Lifeline of Counsel Goes Unheeded

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Gathering

When did taking bad advice really burn you?

  1. That road trip where I ended up “lost”
  2. That meeting when the boss would not hear me out
  3. The how-to book which did not deliver as promised
  4. The peer group or “bad boys” I fell in with
  5. Other _______.

 

Backstory

The kingdom, united under David/Solomon, divided into 10 northern tribes (Israel) and one southern tribe (Judah). God raised up adversaries to punish King Solomon for the apostasy of worshipping the gods of his many foreign wives (1 Kings 11:1-25). At Solomon’s death, son Rehoboam took over, tentatively. Exiled rebel subordinate Jeroboam, together with the prophet Ahijah, served as kingmakers to make peace between clueless Rehoboam and the northern tribes, who had wilted under the heavy taxes (“yoke”) imposed under his father Solomon (11:26-40). To secure his kingdom, Rehoboam should have taken his elders’ advice but instead took his young friends’ advice—that is, to muscle his way to the top. But he suffered sins of the father, as God said would happen. God’s people, then and now, are to heed wisdom and avoid bad counsel, lest we be led astray, as were the kings in this story. 

 

God’s Story

Have one person read 1 Kings 12: 1-24.

 

Finding My Story in God’s Story

What was your “Rehoboam moment”— when you blew off your “elders” and that decision blew up in your face?

  1. I represented myself in court, against advice of counsel.
  2. When the coach said “zig,” and I went “zag.”
  3. I knew deep down the car was a “lemon,” but …
  4. I tried to be “BMOC” (Big Man on Campus) and lost friends instead.
  5. Other _______.

 

If you were Judah and saw every other tribe going with Jeroboam, you would:

  1. Stay with Rehoboam in Jerusalem, because he’s family.
  2. Defect to the new king in Shechem and keep the kingdom united.
  3. Leave the fold and go my own way, independent.
  4. Punt, as God will make the decision for me.
  5. Other _______.

 

This story could be subtitled “Sins of the Father.” Why doesn’t God let Rehoboam know what’s at stake, as he becomes king?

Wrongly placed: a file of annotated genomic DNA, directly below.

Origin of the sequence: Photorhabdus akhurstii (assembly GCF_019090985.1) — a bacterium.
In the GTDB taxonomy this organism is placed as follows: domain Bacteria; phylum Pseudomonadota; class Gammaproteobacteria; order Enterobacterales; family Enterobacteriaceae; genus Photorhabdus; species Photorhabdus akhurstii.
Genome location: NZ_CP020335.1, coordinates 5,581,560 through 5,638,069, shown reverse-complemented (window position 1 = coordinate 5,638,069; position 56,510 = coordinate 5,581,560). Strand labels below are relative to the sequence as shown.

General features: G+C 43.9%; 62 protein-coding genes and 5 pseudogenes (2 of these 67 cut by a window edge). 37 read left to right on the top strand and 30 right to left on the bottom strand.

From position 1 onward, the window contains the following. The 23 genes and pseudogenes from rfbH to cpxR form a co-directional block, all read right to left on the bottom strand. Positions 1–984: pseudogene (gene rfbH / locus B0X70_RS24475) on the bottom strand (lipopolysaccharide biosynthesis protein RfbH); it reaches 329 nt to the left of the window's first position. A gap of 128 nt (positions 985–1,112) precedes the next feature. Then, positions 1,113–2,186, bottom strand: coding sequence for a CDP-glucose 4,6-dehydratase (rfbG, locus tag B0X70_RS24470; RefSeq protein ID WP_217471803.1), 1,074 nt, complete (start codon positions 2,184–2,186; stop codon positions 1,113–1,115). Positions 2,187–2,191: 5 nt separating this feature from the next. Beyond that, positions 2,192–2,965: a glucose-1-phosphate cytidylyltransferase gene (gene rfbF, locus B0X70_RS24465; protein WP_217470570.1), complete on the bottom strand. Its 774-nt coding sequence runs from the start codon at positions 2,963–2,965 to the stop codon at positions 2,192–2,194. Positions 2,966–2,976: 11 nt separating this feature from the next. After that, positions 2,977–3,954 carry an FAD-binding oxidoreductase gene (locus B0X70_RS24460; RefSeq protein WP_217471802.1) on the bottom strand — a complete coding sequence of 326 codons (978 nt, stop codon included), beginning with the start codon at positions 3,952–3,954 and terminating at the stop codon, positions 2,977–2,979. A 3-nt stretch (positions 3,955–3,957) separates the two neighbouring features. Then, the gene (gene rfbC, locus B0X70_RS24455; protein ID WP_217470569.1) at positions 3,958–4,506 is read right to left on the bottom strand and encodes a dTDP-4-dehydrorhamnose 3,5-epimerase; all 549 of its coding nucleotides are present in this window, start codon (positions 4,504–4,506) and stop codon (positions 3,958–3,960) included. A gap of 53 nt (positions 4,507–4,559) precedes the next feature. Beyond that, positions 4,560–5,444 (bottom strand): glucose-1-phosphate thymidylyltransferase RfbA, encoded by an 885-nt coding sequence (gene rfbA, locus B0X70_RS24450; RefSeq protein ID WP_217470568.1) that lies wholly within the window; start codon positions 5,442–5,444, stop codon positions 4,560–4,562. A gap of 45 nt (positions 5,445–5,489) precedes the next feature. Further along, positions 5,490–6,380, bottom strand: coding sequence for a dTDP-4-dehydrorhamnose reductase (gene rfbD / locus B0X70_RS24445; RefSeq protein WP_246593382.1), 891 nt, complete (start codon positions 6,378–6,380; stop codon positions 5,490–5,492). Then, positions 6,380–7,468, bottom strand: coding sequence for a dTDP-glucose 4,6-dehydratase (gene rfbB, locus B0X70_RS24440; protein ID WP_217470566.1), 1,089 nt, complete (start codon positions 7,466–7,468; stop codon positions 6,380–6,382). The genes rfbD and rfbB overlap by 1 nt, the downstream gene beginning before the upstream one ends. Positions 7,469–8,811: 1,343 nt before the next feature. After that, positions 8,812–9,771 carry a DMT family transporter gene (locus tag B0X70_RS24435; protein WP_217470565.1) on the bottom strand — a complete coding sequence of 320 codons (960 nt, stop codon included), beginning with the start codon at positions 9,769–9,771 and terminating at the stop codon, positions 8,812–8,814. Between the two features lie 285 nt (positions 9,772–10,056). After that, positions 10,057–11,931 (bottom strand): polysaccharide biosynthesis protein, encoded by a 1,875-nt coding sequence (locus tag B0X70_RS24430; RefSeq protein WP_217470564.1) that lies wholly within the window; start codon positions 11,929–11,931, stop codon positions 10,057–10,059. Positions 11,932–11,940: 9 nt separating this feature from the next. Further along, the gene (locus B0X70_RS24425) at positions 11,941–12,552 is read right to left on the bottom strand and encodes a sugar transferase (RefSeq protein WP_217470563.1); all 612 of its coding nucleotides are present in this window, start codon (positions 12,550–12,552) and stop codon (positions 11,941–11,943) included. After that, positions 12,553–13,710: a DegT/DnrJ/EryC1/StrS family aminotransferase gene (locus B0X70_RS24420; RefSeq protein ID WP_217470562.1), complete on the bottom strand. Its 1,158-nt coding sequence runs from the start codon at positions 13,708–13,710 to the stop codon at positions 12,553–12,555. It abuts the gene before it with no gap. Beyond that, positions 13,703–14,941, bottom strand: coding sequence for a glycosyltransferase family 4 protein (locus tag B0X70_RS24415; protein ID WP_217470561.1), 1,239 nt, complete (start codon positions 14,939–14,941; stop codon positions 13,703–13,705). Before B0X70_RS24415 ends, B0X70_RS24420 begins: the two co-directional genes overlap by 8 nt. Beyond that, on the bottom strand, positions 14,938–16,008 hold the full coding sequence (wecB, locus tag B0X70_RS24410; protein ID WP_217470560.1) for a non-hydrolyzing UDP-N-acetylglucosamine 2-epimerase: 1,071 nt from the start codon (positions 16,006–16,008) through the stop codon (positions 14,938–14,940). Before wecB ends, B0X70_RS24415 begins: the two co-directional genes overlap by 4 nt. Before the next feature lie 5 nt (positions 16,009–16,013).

1. Every man must face his own test of faith.
  2. God knows Rehoboam is not up to the task of ruling all Israel.
  3. God knows Rehoboam would not have listened, even to a prophet.
  4. God knows the tribes must split up, according to plan.
  5. Other _______.

 

What’s really behind Rehoboam taking the young mens’ advice?

  1. Dad is long gone and he’s gotta show he’s in charge.
  2. Showing mercy makes for a weak leader.
  3. He knew what he wanted to hear, and his buddies obliged.
  4. He figured the Israelites would just fall in line anyway.
  5. Other ______.

 

How do you think Jeroboam comes across as a leader?

 

What kind of decision-maker do you tend to be?

  1. I go with my gut and don’t give it a second thought.
  2. I process all data, then analyze again, then reconsider …
  3. As a consensus guy, I welcome input from all comers.
  4. I’d rather pass the buck and avoid the big decisions.
  5. Other _______.

 

When facing a major rift or separation in life, how do you see yourself?

  1. I do all I can to keep the status quo.
  2. I just get it over with and cut my losses.
  3. I let others lead and solve the problem.
  4. I keep the faith and hope for the best.
  5. Other ______. 

 

Our Story

Taking the life lesson from this story, what can you do to be the best “king” you can be?

  1. Listen intently to advice, without fear, and let your mind be changed.
  2. Offer your own advice freely and lovingly to whoever asks for it, even if it hurts.
  3. Hear your own “still, small voice” when discerning what to do and how to help.
  4. “God grant me the serenity to accept the things I cannot change, the courage to change the things I can, and the wisdom to know the difference.” (Serenity Prayer)
  5. Other _______.

 

How can the group support you in prayer? And who else might need your prayer in the week ahead?

 

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